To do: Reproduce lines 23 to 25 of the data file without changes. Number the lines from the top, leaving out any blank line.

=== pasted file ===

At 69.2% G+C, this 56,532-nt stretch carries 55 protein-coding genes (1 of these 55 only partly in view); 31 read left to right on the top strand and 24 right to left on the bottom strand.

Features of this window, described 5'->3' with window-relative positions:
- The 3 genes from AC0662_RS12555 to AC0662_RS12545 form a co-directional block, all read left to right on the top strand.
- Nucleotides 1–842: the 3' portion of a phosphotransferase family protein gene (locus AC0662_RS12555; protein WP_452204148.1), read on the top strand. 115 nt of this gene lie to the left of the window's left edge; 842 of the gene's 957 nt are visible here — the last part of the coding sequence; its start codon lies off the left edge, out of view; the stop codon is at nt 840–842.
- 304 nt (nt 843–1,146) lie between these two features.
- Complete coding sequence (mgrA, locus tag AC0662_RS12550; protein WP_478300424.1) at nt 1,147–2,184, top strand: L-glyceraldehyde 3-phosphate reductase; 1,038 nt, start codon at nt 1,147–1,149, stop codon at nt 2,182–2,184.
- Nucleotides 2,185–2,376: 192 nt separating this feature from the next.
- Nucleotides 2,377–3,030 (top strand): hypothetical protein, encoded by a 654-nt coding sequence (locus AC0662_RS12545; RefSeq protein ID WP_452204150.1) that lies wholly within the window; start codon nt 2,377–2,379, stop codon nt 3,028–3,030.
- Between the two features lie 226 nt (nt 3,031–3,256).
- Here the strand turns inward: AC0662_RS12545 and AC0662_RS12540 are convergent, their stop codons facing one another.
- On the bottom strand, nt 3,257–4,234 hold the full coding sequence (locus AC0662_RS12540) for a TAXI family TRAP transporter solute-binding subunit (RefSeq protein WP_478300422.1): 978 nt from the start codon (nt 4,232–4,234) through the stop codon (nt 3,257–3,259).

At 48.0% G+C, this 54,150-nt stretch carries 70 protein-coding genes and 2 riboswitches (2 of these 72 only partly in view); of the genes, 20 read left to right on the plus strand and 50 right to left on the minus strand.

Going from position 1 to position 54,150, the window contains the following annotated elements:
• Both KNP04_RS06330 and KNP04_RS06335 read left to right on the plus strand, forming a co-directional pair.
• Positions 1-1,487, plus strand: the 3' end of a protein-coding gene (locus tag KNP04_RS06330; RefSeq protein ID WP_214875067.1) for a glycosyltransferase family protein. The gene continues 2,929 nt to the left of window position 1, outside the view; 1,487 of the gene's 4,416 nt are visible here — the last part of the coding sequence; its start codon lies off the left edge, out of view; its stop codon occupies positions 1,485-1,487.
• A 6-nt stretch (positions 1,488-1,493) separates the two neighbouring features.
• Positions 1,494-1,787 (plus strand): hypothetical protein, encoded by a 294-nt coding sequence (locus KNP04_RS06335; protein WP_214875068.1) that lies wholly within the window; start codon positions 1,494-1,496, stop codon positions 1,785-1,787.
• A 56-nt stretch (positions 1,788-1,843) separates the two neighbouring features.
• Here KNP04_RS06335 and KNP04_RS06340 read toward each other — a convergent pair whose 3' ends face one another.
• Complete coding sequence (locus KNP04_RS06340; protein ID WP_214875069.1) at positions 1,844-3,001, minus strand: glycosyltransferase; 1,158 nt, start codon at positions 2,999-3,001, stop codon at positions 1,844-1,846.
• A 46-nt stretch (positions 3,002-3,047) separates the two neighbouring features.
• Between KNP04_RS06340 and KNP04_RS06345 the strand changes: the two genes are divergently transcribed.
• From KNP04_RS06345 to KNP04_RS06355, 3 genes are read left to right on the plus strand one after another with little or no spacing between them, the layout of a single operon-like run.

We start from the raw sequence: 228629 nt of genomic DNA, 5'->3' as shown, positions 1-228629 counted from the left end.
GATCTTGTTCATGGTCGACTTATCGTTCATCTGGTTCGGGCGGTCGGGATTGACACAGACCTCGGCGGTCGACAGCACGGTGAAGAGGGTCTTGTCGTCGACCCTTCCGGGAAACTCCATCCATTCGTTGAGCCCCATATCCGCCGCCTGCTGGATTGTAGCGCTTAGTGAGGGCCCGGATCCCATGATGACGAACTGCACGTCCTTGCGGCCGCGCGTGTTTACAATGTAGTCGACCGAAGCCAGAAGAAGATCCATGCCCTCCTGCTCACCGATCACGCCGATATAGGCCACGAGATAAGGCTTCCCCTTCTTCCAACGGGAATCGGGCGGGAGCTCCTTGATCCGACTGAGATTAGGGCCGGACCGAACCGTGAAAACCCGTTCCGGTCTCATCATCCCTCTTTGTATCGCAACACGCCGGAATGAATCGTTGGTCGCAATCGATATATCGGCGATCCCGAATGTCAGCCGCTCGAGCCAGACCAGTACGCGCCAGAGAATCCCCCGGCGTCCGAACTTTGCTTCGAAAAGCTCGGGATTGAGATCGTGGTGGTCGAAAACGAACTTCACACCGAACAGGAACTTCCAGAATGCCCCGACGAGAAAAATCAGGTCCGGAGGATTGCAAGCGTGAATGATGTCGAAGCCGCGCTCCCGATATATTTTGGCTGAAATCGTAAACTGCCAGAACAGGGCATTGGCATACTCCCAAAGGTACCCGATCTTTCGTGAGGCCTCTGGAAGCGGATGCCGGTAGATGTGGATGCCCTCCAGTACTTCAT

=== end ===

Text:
• From KNP04_RS06345 to KNP04_RS06355, 3 genes are read left to right on the plus strand one after another with little or no spacing between them, the layout of a single operon-like run.

We start from the raw sequence: 228629 nt of genomic DNA, 5'->3' as shown, positions 1-228629 counted from the left end.
GATCTTGTTCATGGTCGACTTATCGTTCATCTGGTTCGGGCGGTCGGGATTGACACAGACCTCGGCGGTCGACAGCACGGTGAAGAGGGTCTTGTCGTCGACCCTTCCGGGAAACTCCATCCATTCGTTGAGCCCCATATCCGCCGCCTGCTGGATTGTAGCGCTTAGTGAGGGCCCGGATCCCATGATGACGAACTGCACGTCCTTGCGGCCGCGCGTGTTTACAATGTAGTCGACCGAAGCCAGAAGAAGATCCATGCCCTCCTGCTCACCGATCACGCCGATATAGGCCACGAGATAAGGCTTCCCCTTCTTCCAACGGGAATCGGGCGGGAGCTCCTTGATCCGACTGAGATTAGGGCCGGACCGAACCGTGAAAACCCGTTCCGGTCTCATCATCCCTCTTTGTATCGCAACACGCCGGAATGAATCGTTGGTCGCAATCGATATATCGGCGATCCCGAATGTCAGCCGCTCGAGCCAGACCAGTACGCGCCAGAGAATCCCCCGGCGTCCGAACTTTGCTTCGAAAAGCTCGGGATTGAGATCGTGGTGGTCGAAAACGAACTTCACACCGAACAGGAACTTCCAGAATGCCCCGACGAGAAAAATCAGGTCCGGAGGATTGCAAGCGTGAATGATGTCGAAGCCGCGCTCCCGATATATTTTGGCTGAAATCGTAAACTGCCAGAACAGGGCATTGGCATACTCCCAAAGGTACCCGATCTTTCGTGAGGCCTCTGGAAGCGGATGCCGGTAGATGTGGATGCCCTCCAGTACTTCAT